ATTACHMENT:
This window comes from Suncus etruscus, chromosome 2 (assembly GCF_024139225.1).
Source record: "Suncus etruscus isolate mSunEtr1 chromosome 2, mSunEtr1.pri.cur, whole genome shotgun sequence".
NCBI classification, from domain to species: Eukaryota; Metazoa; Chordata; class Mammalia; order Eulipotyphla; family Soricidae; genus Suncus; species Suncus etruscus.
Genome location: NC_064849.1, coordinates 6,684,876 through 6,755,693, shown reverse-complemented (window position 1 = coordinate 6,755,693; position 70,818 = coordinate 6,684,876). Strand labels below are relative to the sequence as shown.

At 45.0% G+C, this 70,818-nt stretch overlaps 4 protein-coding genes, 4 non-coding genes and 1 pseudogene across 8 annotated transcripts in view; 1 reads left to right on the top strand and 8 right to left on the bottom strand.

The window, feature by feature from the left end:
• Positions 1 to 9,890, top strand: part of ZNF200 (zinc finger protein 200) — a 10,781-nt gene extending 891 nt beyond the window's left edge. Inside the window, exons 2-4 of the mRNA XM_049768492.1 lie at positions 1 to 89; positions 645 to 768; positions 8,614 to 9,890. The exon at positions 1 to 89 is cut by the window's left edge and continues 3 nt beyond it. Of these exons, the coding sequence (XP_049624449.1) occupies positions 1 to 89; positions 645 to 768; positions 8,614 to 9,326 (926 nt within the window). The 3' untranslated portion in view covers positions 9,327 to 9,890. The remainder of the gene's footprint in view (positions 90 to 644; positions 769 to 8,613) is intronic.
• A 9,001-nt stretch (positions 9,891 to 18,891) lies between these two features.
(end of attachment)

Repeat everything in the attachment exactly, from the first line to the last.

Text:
This window comes from Suncus etruscus, chromosome 2 (assembly GCF_024139225.1).
Source record: "Suncus etruscus isolate mSunEtr1 chromosome 2, mSunEtr1.pri.cur, whole genome shotgun sequence".
NCBI classification, from domain to species: Eukaryota; Metazoa; Chordata; class Mammalia; order Eulipotyphla; family Soricidae; genus Suncus; species Suncus etruscus.
Genome location: NC_064849.1, coordinates 6,684,876 through 6,755,693, shown reverse-complemented (window position 1 = coordinate 6,755,693; position 70,818 = coordinate 6,684,876). Strand labels below are relative to the sequence as shown.

At 45.0% G+C, this 70,818-nt stretch overlaps 4 protein-coding genes, 4 non-coding genes and 1 pseudogene across 8 annotated transcripts in view; 1 reads left to right on the top strand and 8 right to left on the bottom strand.

The window, feature by feature from the left end:
• Positions 1 to 9,890, top strand: part of ZNF200 (zinc finger protein 200) — a 10,781-nt gene extending 891 nt beyond the window's left edge. Inside the window, exons 2-4 of the mRNA XM_049768492.1 lie at positions 1 to 89; positions 645 to 768; positions 8,614 to 9,890. The exon at positions 1 to 89 is cut by the window's left edge and continues 3 nt beyond it. Of these exons, the coding sequence (XP_049624449.1) occupies positions 1 to 89; positions 645 to 768; positions 8,614 to 9,326 (926 nt within the window). The 3' untranslated portion in view covers positions 9,327 to 9,890. The remainder of the gene's footprint in view (positions 90 to 644; positions 769 to 8,613) is intronic.
• A 9,001-nt stretch (positions 9,891 to 18,891) lies between these two features.